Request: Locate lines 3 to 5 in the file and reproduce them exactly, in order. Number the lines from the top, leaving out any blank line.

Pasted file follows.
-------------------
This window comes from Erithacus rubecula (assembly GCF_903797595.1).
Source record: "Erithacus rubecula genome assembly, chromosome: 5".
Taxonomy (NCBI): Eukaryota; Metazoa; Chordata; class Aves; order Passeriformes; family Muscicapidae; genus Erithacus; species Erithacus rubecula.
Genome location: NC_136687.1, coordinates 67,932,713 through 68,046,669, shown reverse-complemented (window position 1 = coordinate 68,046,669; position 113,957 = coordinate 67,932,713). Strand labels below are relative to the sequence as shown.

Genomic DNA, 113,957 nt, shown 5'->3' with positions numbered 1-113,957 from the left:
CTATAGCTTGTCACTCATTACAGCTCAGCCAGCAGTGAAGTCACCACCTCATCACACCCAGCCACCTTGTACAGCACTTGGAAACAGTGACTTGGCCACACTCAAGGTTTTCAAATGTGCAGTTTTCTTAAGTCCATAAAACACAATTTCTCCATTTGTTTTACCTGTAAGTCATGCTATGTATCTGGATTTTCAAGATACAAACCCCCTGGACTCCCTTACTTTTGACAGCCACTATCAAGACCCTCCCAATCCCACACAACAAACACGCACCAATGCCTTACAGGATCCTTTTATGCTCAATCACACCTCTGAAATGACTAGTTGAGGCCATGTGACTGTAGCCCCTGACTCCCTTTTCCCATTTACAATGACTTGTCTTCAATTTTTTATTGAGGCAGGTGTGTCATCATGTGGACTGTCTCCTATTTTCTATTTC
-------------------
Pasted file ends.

Taxonomy (NCBI): Eukaryota; Metazoa; Chordata; class Aves; order Passeriformes; family Muscicapidae; genus Erithacus; species Erithacus rubecula.
Genome location: NC_136687.1, coordinates 67,932,713 through 68,046,669, shown reverse-complemented (window position 1 = coordinate 68,046,669; position 113,957 = coordinate 67,932,713). Strand labels below are relative to the sequence as shown.

Genomic DNA, 113,957 nt, shown 5'->3' with positions numbered 1-113,957 from the left: